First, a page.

Furman Women’s Basketball Coach Jackie Carson ’00 could not remain silent after the death of George Floyd on May 25.
In an emotional letter on social media, she wondered how much longer she could wait to tell her daughters, ages 8 and 6, that “one day, someone will think less of them, or hurt them, simply because of their skin color.”
“Normally I stay pretty quiet on stuff, but this is not something I feel like I can be quiet about as an African American female leader, on campus or anywhere,” Carson said.
She met with her team not long after May 25, where players shared their feelings of confusion and sadness, and she told them the reason for her public statement. They responded by releasing one of their own:
“They developed an amazing video. We had nothing to do with it as a staff,” Carson said. “I just felt like it was really powerful, and I was really proud of them.”
That wasn’t the only get-together in the athletic department. In addition to a department-wide meeting, the football team also had a frank, closed-door conversation that Running Backs Coach David Sims called “the best experience of my career so far.”
“A big reason it was so meaningful was just the openness, the honesty, having multiple players speak up who hadn’t spoken up much so far,” he said. “It wasn’t just our black student-athletes that were speaking up. We had several of our white student-athletes who were very, very passionate and very, very open about it as well. It left you with a little bit of hope, because one of the biggest ways to try to help solve this is going to be from having conversations.”’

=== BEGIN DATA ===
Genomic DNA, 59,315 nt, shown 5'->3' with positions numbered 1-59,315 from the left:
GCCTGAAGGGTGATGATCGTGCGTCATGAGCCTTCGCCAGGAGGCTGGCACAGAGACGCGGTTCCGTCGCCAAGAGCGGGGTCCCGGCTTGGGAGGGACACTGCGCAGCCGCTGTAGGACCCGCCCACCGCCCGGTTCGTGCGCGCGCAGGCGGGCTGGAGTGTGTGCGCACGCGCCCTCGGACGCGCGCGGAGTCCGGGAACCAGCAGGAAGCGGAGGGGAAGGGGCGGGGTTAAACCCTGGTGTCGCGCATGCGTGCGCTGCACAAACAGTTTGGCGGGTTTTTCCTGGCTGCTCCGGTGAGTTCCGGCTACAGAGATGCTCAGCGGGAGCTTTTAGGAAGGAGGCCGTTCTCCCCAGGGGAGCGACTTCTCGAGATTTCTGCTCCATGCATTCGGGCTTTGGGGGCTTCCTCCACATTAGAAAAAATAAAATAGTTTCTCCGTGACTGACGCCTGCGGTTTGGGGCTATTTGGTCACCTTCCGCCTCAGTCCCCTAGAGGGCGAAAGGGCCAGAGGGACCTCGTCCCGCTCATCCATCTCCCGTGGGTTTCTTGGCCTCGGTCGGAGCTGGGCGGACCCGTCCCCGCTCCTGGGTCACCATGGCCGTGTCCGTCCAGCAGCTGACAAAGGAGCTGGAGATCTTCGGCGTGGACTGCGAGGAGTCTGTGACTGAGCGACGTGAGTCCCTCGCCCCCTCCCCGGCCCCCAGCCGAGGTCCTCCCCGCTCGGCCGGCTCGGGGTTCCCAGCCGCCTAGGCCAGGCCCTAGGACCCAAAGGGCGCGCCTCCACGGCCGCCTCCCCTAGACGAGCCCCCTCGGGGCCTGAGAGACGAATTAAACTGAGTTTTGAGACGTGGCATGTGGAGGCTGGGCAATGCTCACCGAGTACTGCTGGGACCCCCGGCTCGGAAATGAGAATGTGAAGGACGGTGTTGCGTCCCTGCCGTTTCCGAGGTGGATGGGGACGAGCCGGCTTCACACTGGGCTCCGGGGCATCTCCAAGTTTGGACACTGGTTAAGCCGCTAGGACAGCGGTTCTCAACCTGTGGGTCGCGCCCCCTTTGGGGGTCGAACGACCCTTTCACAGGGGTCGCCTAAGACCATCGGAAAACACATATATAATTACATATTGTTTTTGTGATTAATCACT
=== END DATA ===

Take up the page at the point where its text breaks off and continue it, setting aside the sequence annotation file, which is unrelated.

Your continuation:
Like Carson, Sims felt he had no choice but to become more vocal after Floyd’s death.
“If we’re ever going to have positive changes that we want as a country, this is a time to do it,” he said. “I try to do it in a respectful manner, but it’s one of those things, too, where I’m trying make sure my guys understand, hey, this is a call we’ve all felt, and we all have an ability to actually contribute.”
Tierra Hodges ’21, a health sciences major and forward on the women’s basketball team, said support from the university, both in asking for people’s feelings and allowing them to be openly expressed, has been welcome.
“Them taking the time to create these meetings and let us know that they’re with us and they’re supporting us, I think that made the biggest difference,” she said. “A lot of people have been silent for so long, and it feels like being silent (says) you’re OK with it.”
Hodges’ teammate, Grace Van Rij ’22, said she has wanted to speak up in support of racial justice but hadn’t known how until now.
“I was scared at first because I thought it wasn’t my place, and I thought I would say the wrong things and I would overstep,” Van Rij, who is white, said. “I didn’t feel like I was educated enough to speak on it. But then when we had our Furman athlete meeting on this I got to hear the perspectives of many of the students and coaches affected by what is going on, and it really helped me see how I can help.”
The experience left her changed: “I feel like the one upside of this is I understand what Black Lives Matter means now.”
But if this moment is truly to be different from the other tragic number of black deaths at the hands law enforcement in recent years, the current momentum for change must be maintained, Sims said. A good start would be formal recognition and the observance as a federal holiday of Juneteenth, which commemorates the day the last enslaved people in the U.S. learned of their freedom on June 19, 1865.